The Seawolves get a tough draw here in the Kentucky Wildcats. Kentucky took a step back from where it was projected prior to the season, but it had a big second half to the season and managed to win the SEC conference title thanks to Conference Player of the Year and Defensive Player of the Year Tyler Ulis. Kentucky’s ceiling depends on what type of interior production it gets from its big men. With unparalleled guard play and a lack of depth from its opponent in this one, the Wildcats should be able to advance past the first round, though it will be interesting to see how the inconsistent frontline of UK deals with the 6-8, 255 pound Warney.
Michigan versus Tulsa is an odd matchup that the committee chose for this 11-seed play-in game. Arguably, neither team deserved to make the tournament. Michigan had just four top-100 wins all year, and it probably had a better case than Tulsa to be in. The Wolverines were behind the eight ball because of injuries to their two best players, Caris LeVert and Spike Albrecht. They are still led by guard play and three-point shooting. Zak Irvin and Derrick Walton lead a team that shoots 10 threes a game and hits nearly 40 percent of them. Tulsa plays small but doesn’t offer that type of firepower. Instead, it’s Shaquille Harrison, James Woodard and Pat Birt that supply the scoring punch in a variety of ways.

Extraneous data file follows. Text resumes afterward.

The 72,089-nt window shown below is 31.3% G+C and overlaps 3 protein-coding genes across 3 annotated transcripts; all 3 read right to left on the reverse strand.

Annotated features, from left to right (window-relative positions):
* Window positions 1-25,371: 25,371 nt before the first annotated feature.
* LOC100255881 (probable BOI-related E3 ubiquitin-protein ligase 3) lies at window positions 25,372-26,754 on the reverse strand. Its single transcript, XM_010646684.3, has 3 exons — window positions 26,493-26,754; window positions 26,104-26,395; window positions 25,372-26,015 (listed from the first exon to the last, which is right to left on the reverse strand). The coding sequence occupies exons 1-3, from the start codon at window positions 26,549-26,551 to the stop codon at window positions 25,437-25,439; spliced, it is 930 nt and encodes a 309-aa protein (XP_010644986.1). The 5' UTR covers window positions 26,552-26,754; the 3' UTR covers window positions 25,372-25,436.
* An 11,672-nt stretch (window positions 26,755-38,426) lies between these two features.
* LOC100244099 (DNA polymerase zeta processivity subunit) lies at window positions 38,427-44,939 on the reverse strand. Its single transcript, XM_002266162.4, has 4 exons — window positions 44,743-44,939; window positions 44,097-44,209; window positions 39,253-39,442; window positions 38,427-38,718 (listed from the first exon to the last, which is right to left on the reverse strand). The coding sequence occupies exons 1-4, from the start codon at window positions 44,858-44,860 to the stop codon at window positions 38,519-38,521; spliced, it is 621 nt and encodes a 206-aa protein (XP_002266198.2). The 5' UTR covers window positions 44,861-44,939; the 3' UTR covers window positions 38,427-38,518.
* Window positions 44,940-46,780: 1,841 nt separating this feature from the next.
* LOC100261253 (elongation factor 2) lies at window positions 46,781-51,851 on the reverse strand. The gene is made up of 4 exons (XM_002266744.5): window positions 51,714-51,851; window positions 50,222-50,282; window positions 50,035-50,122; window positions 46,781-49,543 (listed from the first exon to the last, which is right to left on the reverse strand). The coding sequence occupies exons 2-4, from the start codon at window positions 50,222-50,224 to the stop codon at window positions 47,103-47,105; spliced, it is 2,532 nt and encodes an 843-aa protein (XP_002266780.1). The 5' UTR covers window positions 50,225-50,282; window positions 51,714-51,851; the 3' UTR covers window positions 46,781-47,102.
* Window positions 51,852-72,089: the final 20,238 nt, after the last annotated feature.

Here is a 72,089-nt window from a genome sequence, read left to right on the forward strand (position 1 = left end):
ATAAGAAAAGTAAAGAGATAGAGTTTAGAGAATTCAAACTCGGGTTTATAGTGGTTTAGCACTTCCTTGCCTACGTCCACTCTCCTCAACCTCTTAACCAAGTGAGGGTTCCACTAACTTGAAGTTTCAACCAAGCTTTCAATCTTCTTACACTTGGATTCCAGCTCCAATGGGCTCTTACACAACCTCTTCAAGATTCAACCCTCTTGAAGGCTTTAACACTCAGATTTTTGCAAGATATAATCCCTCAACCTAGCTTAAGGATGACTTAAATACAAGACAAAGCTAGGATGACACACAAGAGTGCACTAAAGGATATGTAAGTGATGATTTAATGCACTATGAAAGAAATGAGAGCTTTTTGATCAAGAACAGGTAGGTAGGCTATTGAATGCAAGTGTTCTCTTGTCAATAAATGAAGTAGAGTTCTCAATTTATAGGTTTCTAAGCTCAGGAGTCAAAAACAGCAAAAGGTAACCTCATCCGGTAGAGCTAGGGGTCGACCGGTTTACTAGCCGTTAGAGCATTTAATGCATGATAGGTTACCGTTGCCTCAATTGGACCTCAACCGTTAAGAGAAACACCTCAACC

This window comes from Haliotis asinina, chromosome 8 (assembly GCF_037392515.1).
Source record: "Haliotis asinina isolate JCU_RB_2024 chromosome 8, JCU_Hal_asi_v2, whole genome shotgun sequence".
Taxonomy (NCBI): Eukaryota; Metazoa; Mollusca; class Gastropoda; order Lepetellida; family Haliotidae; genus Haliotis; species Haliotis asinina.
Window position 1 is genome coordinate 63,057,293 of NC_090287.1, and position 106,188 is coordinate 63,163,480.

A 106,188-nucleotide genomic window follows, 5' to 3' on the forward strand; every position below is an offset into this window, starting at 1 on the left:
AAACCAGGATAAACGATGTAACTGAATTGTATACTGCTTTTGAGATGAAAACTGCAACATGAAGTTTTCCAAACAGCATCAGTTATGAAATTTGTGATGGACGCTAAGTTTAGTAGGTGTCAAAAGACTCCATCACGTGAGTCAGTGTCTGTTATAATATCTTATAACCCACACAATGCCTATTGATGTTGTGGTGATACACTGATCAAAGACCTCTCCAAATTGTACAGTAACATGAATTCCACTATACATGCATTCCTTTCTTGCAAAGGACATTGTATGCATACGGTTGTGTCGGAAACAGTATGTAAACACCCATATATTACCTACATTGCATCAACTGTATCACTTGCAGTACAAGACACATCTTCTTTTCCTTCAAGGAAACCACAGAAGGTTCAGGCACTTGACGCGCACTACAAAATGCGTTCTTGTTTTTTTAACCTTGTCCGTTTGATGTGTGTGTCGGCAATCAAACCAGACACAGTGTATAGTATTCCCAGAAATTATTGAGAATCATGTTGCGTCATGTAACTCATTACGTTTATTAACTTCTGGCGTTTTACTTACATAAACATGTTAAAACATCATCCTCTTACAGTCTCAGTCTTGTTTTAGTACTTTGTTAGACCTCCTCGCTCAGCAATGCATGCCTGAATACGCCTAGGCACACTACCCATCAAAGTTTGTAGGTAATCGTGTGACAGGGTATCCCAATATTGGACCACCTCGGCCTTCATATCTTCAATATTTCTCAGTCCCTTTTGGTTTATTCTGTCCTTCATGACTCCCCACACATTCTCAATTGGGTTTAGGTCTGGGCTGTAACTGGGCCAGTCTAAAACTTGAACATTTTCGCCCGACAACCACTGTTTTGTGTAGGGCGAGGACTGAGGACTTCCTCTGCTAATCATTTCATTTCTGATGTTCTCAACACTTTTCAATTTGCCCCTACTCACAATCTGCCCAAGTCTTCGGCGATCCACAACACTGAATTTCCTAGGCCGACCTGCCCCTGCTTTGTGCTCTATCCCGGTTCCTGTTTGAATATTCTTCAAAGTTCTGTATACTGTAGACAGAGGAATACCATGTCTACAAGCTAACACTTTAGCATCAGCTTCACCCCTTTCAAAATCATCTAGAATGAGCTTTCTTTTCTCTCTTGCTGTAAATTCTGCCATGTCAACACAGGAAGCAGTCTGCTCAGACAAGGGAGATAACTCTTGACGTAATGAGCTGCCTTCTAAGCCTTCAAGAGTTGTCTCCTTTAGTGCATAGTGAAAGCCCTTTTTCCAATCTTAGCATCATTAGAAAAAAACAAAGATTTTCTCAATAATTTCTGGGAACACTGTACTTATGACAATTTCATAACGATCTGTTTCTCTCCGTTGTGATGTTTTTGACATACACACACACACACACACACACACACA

For whoever advances to take on the Notre Dame Fighting Irish, expect it to get crushed on the interior and on the glass by Zach Auguste and company. Both the Wolverines’ and Golden Hurricane’s leading rebounders are guards who grab fewer than six misses per game. Notre Dame runs an efficient and effective offense, and Auguste is a handful for even the best ACC defenders. Its biggest threat was likely a mid-major with a gigantic frontcourt. This is a pretty good draw for the Irish in the first round no matter who it plays.